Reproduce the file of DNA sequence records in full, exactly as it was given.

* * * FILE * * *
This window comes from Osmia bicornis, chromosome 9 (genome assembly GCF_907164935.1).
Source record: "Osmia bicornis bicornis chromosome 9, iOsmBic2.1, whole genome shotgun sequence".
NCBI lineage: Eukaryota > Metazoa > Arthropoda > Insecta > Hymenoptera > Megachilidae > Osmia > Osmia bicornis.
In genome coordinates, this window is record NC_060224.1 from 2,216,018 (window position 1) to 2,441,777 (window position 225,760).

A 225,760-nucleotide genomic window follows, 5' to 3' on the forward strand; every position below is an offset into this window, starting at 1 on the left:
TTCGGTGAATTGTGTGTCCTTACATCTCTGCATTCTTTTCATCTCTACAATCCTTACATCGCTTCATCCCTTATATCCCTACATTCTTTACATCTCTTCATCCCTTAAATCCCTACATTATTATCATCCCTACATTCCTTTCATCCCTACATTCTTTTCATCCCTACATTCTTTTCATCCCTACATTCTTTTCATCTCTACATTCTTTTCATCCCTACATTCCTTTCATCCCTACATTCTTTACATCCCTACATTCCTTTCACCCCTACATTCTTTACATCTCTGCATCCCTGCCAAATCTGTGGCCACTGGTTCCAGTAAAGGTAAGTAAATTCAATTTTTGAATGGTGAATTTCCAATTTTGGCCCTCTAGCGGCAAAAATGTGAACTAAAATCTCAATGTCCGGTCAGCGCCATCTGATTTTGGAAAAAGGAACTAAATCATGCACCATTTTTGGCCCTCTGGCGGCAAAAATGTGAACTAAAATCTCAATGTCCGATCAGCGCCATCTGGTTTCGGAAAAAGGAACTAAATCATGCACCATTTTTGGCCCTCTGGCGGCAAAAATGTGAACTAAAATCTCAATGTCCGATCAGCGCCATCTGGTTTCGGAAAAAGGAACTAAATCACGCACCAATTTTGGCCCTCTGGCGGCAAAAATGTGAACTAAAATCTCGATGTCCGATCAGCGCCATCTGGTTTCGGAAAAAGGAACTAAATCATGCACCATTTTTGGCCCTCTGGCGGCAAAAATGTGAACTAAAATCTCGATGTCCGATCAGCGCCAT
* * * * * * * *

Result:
This window comes from Osmia bicornis, chromosome 9 (genome assembly GCF_907164935.1).
Source record: "Osmia bicornis bicornis chromosome 9, iOsmBic2.1, whole genome shotgun sequence".
NCBI lineage: Eukaryota > Metazoa > Arthropoda > Insecta > Hymenoptera > Megachilidae > Osmia > Osmia bicornis.
In genome coordinates, this window is record NC_060224.1 from 2,216,018 (window position 1) to 2,441,777 (window position 225,760).

A 225,760-nucleotide genomic window follows, 5' to 3' on the forward strand; every position below is an offset into this window, starting at 1 on the left:
TTCGGTGAATTGTGTGTCCTTACATCTCTGCATTCTTTTCATCTCTACAATCCTTACATCGCTTCATCCCTTATATCCCTACATTCTTTACATCTCTTCATCCCTTAAATCCCTACATTATTATCATCCCTACATTCCTTTCATCCCTACATTCTTTTCATCCCTACATTCTTTTCATCCCTACATTCTTTTCATCTCTACATTCTTTTCATCCCTACATTCCTTTCATCCCTACATTCTTTACATCCCTACATTCCTTTCACCCCTACATTCTTTACATCTCTGCATCCCTGCCAAATCTGTGGCCACTGGTTCCAGTAAAGGTAAGTAAATTCAATTTTTGAATGGTGAATTTCCAATTTTGGCCCTCTAGCGGCAAAAATGTGAACTAAAATCTCAATGTCCGGTCAGCGCCATCTGATTTTGGAAAAAGGAACTAAATCATGCACCATTTTTGGCCCTCTGGCGGCAAAAATGTGAACTAAAATCTCAATGTCCGATCAGCGCCATCTGGTTTCGGAAAAAGGAACTAAATCATGCACCATTTTTGGCCCTCTGGCGGCAAAAATGTGAACTAAAATCTCAATGTCCGATCAGCGCCATCTGGTTTCGGAAAAAGGAACTAAATCACGCACCAATTTTGGCCCTCTGGCGGCAAAAATGTGAACTAAAATCTCGATGTCCGATCAGCGCCATCTGGTTTCGGAAAAAGGAACTAAATCATGCACCATTTTTGGCCCTCTGGCGGCAAAAATGTGAACTAAAATCTCGATGTCCGATCAGCGCCAT